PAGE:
Phaëthornis syrmatophorus

Train-bearing Hermit


I am indebted to Professor Jameson of Quito for several examples of this new species of Phaëthornis, which had been procured in the neighbourhood of that city.

In all probability, the eastern portions of Peru, from the Equator to Bolivia, are the true and proper habitat of the bird. Certain it is, that I have never seen examples from any part of Columbia, which tends to strengthen this supposition. The species to which it seems to be most nearly allied is the P. Eurynome; but it differs from that and every other I have seen in several particulars, namely in the rich buffy hue which pervades the lower part of the abdomen and the under tail-coverts; in the zone of rich buff which occupies the lower part of the back and the upper tail-coverts; in the lateral tail-feathers being very short, and largely tipped with buff; in the two central tail-feathers being very long, much broader and of a looser texture; and moreover, having their apical halves pure white, which renders them very conspicuous, and has suggested the specific name of Syrmatophorus or Train-bearer.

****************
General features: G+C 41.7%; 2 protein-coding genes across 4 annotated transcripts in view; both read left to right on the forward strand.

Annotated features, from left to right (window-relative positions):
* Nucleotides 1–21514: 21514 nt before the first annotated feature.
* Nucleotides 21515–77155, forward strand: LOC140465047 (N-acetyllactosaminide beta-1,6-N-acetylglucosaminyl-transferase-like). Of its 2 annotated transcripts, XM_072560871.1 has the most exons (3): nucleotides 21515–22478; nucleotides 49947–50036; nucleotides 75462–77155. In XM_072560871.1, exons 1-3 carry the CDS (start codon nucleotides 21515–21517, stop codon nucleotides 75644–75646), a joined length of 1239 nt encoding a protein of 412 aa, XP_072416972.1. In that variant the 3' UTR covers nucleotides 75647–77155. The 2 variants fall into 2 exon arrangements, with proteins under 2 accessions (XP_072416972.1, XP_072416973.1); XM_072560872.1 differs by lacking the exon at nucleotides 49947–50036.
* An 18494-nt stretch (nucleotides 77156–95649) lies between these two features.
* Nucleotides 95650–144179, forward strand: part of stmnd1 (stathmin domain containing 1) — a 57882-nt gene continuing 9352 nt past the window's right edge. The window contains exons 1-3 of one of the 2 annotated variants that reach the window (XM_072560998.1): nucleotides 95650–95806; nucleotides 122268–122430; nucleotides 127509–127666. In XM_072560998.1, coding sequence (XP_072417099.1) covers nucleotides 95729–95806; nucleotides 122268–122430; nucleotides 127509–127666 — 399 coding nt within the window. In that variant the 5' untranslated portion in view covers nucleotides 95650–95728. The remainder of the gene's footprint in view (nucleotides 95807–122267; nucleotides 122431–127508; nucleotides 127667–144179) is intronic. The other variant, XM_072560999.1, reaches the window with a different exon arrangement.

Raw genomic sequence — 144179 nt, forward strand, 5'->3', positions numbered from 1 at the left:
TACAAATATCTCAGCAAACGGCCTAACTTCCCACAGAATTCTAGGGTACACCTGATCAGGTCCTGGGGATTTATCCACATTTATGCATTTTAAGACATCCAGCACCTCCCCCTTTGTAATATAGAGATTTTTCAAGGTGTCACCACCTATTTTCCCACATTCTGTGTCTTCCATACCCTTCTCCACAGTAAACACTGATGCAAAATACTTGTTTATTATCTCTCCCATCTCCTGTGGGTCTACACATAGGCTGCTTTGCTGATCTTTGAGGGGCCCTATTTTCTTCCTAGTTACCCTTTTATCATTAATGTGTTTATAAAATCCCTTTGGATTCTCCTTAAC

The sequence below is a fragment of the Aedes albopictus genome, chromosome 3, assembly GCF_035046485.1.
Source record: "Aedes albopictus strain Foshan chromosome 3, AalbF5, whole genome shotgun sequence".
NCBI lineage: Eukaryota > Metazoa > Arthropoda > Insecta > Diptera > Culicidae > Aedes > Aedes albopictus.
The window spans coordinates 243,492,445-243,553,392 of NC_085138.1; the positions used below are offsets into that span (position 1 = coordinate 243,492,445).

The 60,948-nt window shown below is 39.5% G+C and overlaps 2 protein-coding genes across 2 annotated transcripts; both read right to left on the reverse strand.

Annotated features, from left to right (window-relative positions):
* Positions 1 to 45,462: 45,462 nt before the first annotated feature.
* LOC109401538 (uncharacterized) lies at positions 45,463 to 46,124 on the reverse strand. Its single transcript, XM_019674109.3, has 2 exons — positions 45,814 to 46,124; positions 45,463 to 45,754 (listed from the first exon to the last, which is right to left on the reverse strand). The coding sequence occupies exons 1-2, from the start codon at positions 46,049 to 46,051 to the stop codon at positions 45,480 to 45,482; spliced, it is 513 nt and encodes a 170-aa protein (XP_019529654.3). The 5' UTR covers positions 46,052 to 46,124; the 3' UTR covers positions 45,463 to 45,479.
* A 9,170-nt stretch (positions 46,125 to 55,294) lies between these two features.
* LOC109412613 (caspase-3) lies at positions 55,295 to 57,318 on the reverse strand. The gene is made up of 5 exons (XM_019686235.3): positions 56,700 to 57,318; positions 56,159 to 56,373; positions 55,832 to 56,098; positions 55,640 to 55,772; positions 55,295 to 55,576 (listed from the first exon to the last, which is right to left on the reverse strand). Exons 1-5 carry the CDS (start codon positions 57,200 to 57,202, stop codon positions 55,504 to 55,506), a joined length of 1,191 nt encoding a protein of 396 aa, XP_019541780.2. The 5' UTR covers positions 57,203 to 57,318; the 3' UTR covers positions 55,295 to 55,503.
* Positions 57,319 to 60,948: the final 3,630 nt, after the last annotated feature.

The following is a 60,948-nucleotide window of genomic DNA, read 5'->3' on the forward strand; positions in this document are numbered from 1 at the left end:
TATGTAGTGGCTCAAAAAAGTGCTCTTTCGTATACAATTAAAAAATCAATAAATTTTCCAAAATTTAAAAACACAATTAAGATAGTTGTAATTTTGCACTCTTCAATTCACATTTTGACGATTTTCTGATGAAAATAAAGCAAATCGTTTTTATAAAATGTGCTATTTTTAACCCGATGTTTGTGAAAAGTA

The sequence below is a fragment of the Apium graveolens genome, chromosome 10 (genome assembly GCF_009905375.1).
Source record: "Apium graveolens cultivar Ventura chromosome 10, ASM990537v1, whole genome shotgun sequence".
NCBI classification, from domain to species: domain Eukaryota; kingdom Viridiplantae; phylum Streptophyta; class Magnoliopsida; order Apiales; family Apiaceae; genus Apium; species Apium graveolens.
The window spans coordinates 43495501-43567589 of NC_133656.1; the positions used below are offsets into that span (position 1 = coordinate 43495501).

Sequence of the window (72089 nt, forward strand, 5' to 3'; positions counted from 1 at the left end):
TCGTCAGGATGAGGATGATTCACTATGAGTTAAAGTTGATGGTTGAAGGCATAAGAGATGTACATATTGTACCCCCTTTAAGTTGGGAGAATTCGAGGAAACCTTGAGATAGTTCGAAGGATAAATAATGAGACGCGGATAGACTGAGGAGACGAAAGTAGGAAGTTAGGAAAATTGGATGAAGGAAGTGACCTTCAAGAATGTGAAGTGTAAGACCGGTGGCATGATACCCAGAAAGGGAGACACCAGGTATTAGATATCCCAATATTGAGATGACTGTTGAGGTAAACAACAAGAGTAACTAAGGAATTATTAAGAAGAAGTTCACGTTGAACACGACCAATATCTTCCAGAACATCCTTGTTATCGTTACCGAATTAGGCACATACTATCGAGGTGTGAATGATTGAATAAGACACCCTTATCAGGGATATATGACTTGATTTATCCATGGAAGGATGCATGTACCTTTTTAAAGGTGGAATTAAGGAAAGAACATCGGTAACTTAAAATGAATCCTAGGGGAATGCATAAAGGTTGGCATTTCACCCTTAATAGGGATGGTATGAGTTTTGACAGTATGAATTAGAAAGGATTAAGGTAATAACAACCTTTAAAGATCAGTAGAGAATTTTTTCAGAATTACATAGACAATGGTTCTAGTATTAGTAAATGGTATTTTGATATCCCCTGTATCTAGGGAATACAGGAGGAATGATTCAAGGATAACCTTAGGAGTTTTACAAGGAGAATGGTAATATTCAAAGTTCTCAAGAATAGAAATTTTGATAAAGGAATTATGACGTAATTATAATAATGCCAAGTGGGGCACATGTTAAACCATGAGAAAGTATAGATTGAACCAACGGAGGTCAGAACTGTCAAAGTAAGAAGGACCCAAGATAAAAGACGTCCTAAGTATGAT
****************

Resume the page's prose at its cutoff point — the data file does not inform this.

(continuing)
Mr. Bridges brought from Bolivia a single specimen of a bird so closely resembling this species in general appearance, that I am inclined to think it may be a female of the present bird, the chief differences being its smaller size, and the somewhat narrower form of the apical halves of the central tail-feathers: it may, however, prove to be distinct.

Crown of the head and back of the neck dark brown, most of the feathers narrowly edged with buff; back and shoulders bronzy green, with crescentic bands of buff; rump and upper tail-coverts rich buff, forming a conspicuous mark; chin white; a buffy-white mark surmounts the eye, and extends backward down the sides of the neck; chest, abdomen, and under tail-coverts rich buff; basal half of the two central tail-feathers black on the edges, and green in the centre; their apical half white; lateral feathers greyish black, largely tipped with buff; wings purplish brown; upper mandible blackish brown; under mandible orange-red; feet brown.

The figures are of the natural size. The beautiful plant is the Rondeletia versicolor.


  • Phaëthorms Syrmatophorus, Gould in Jard. Orn. Cont., 1851.

More hummingbirds in the genus Phaëthornis

Poster preview

Get a poster

Featuring all 422 illustrated species from John Gould’s A Monograph of the Trochilidæ, or Family of Humming-Birds arranged by color.